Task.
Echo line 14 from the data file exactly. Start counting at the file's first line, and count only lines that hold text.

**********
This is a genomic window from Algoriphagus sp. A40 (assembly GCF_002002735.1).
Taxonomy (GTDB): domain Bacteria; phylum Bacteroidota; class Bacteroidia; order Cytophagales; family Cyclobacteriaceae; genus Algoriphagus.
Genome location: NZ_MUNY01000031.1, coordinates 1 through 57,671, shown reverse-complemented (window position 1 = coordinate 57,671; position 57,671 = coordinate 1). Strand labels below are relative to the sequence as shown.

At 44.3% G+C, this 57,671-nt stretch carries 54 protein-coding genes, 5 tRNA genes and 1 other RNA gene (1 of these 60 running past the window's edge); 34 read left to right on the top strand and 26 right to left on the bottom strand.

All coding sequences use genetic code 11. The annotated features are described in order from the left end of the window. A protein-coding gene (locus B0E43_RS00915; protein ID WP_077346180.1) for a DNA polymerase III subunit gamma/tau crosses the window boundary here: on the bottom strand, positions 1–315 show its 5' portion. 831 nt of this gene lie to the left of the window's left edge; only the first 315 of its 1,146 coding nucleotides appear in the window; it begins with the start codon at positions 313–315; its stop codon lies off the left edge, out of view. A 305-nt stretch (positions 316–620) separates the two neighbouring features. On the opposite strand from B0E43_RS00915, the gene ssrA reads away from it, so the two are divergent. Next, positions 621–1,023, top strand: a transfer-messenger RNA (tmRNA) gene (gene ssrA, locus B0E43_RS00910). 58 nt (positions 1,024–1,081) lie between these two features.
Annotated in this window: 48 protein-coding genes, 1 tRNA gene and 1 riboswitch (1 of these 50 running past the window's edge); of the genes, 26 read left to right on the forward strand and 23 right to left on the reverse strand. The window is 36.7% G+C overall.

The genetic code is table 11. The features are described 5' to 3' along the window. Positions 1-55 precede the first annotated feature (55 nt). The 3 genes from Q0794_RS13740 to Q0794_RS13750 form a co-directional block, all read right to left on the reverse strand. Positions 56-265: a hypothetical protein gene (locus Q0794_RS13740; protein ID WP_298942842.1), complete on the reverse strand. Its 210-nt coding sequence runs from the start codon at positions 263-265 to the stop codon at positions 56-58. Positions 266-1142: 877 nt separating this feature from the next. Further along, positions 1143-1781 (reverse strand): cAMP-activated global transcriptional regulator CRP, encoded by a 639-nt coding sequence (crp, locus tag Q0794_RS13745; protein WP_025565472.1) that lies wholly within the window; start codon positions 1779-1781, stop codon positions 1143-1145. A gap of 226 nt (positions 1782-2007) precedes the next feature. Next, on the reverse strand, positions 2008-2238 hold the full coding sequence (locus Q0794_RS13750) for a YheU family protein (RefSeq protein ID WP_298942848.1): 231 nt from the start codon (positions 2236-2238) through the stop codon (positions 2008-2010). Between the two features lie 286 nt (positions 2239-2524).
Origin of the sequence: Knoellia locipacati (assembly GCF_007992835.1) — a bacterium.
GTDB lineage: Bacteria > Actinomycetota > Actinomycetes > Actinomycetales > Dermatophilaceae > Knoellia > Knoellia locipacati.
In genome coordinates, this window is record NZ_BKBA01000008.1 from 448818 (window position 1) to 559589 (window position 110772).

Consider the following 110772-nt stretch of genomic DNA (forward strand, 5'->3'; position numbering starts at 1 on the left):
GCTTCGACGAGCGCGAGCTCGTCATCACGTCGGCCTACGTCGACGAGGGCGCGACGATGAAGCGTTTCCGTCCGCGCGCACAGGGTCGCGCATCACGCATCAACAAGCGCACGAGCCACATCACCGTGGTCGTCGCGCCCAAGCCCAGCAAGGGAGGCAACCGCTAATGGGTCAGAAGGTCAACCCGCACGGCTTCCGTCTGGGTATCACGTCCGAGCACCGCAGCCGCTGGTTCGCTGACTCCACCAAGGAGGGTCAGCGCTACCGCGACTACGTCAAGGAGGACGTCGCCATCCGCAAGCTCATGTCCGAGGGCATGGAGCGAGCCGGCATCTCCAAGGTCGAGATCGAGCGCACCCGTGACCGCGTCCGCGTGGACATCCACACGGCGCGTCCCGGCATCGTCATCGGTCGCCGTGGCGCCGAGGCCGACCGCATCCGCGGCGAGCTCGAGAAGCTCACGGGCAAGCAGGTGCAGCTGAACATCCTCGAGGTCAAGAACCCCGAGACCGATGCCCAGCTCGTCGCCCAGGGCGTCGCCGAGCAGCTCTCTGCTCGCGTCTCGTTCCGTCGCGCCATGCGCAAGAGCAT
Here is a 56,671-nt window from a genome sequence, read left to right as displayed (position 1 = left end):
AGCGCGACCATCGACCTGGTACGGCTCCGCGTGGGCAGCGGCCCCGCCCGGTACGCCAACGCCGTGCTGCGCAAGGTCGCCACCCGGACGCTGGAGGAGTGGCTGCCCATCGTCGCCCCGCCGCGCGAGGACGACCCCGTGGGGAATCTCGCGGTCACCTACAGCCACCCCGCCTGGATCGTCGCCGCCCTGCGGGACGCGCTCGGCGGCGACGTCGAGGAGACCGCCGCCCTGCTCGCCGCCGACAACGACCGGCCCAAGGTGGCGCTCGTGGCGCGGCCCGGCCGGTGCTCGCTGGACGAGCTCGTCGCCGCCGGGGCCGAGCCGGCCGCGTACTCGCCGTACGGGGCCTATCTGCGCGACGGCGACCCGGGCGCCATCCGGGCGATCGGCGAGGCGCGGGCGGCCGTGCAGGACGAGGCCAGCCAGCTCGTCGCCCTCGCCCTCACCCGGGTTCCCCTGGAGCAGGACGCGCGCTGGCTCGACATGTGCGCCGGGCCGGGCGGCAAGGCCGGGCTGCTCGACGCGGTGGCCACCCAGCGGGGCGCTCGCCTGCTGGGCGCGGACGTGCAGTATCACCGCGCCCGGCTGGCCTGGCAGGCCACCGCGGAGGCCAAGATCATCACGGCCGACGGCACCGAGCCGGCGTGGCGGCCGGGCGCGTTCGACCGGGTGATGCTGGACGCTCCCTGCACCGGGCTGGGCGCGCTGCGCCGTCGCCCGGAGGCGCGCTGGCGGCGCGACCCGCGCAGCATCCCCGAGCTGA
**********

AGCGCGACCATCGACCTGGTACGGCTCCGCGTGGGCAGCGGCCCCGCCCGGTACGCCAACGCCGTGCTGCGCAAGGTCGCCACCCGGACGCTGGAGGAGTGGCTGCCCATCGTCGCCCCGCCGCGCGAGGACGACCCCGTGGGGAATCTCGCGGTCACCTACAGCCACCCCGCCTGGATCGTCGCCGCCCTGCGGGACGCGCTCGGCGGCGACGTCGAGGAGACCGCCGCCCTGCTCGCCGCCGACAACGACCGGCCCAAGGTGGCGCTCGTGGCGCGGCCCGGCCGGTGCTCGCTGGACGAGCTCGTCGCCGCCGGGGCCGAGCCGGCCGCGTACTCGCCGTACGGGGCCTATCTGCGCGACGGCGACCCGGGCGCCATCCGGGCGATCGGCGAGGCGCGGGCGGCCGTGCAGGACGAGGCCAGCCAGCTCGTCGCCCTCGCCCTCACCCGGGTTCCCCTGGAGCAGGACGCGCGCTGGCTCGACATGTGCGCCGGGCCGGGCGGCAAGGCCGGGCTGCTCGACGCGGTGGCCACCCAGCGGGGCGCTCGCCTGCTGGGCGCGGACGTGCAGTATCACCGCGCCCGGCTGGCCTGGCAGGCCACCGCGGAGGCCAAGATCATCACGGCCGACGGCACCGAGCCGGCGTGGCGGCCGGGCGCGTTCGACCGGGTGATGCTGGACGCTCCCTGCACCGGGCTGGGCGCGCTGCGCCGTCGCCCGGAGGCGCGCTGGCGGCGCGACCCGCGCAGCATCCCCGAGCTGA